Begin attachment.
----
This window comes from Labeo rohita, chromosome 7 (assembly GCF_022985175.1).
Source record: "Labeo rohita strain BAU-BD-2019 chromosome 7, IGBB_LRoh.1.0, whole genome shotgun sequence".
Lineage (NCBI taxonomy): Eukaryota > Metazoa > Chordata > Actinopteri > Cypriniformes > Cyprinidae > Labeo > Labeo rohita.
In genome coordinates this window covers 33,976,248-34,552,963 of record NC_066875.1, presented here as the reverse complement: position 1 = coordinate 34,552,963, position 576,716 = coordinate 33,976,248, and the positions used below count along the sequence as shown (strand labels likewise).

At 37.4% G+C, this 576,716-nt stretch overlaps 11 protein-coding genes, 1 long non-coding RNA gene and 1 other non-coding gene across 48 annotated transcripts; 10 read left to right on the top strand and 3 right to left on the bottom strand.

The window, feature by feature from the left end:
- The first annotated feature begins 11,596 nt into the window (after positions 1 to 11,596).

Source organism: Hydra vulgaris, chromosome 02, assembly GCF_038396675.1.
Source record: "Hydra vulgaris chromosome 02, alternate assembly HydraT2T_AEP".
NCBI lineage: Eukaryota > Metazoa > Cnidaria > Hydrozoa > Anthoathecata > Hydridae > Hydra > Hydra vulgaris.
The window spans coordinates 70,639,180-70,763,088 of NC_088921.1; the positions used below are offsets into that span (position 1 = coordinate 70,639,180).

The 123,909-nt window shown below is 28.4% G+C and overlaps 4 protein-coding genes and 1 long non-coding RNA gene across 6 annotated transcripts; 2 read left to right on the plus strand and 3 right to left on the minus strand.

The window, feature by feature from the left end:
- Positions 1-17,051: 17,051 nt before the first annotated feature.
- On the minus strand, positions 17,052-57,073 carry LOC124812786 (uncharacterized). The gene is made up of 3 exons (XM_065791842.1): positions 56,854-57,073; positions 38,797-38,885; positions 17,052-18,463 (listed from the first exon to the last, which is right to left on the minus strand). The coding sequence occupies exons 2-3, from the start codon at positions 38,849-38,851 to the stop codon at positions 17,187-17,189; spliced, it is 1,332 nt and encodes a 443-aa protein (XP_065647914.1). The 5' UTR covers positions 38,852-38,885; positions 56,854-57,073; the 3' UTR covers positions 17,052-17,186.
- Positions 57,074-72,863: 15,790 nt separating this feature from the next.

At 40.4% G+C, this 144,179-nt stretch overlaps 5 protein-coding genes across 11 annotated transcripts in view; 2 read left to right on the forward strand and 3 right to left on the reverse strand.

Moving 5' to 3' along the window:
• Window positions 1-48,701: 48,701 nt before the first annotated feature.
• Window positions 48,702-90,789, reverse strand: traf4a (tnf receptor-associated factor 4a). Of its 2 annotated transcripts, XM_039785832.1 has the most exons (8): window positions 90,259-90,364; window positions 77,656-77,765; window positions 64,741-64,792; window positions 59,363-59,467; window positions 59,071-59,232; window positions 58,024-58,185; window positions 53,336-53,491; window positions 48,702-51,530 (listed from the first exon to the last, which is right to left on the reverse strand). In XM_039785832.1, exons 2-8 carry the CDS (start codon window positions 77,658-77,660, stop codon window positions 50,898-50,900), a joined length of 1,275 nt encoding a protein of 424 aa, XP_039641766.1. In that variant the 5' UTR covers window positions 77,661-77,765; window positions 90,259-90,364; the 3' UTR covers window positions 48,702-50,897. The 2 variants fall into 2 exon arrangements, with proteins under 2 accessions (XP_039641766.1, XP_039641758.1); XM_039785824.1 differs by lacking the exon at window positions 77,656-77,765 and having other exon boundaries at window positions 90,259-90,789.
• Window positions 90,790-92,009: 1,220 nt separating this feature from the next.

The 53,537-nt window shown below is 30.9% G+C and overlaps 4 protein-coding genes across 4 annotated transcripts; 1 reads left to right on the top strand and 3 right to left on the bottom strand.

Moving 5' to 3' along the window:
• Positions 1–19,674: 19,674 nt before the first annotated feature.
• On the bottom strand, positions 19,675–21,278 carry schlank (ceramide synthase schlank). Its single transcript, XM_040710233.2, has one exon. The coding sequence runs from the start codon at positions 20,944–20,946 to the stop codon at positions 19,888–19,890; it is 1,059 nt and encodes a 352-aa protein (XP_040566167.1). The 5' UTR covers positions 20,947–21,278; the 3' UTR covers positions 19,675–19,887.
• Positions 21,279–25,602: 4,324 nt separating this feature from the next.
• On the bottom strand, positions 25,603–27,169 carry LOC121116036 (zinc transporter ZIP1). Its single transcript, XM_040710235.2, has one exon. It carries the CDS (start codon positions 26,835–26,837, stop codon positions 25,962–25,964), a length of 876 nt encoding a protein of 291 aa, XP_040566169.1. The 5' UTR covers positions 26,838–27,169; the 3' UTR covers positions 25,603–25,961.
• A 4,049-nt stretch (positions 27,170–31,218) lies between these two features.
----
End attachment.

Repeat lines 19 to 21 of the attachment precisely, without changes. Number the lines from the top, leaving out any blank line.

• Window positions 1-48,701: 48,701 nt before the first annotated feature.
• Window positions 48,702-90,789, reverse strand: traf4a (tnf receptor-associated factor 4a). Of its 2 annotated transcripts, XM_039785832.1 has the most exons (8): window positions 90,259-90,364; window positions 77,656-77,765; window positions 64,741-64,792; window positions 59,363-59,467; window positions 59,071-59,232; window positions 58,024-58,185; window positions 53,336-53,491; window positions 48,702-51,530 (listed from the first exon to the last, which is right to left on the reverse strand). In XM_039785832.1, exons 2-8 carry the CDS (start codon window positions 77,658-77,660, stop codon window positions 50,898-50,900), a joined length of 1,275 nt encoding a protein of 424 aa, XP_039641766.1. In that variant the 5' UTR covers window positions 77,661-77,765; window positions 90,259-90,364; the 3' UTR covers window positions 48,702-50,897. The 2 variants fall into 2 exon arrangements, with proteins under 2 accessions (XP_039641766.1, XP_039641758.1); XM_039785824.1 differs by lacking the exon at window positions 77,656-77,765 and having other exon boundaries at window positions 90,259-90,789.
• Window positions 90,790-92,009: 1,220 nt separating this feature from the next.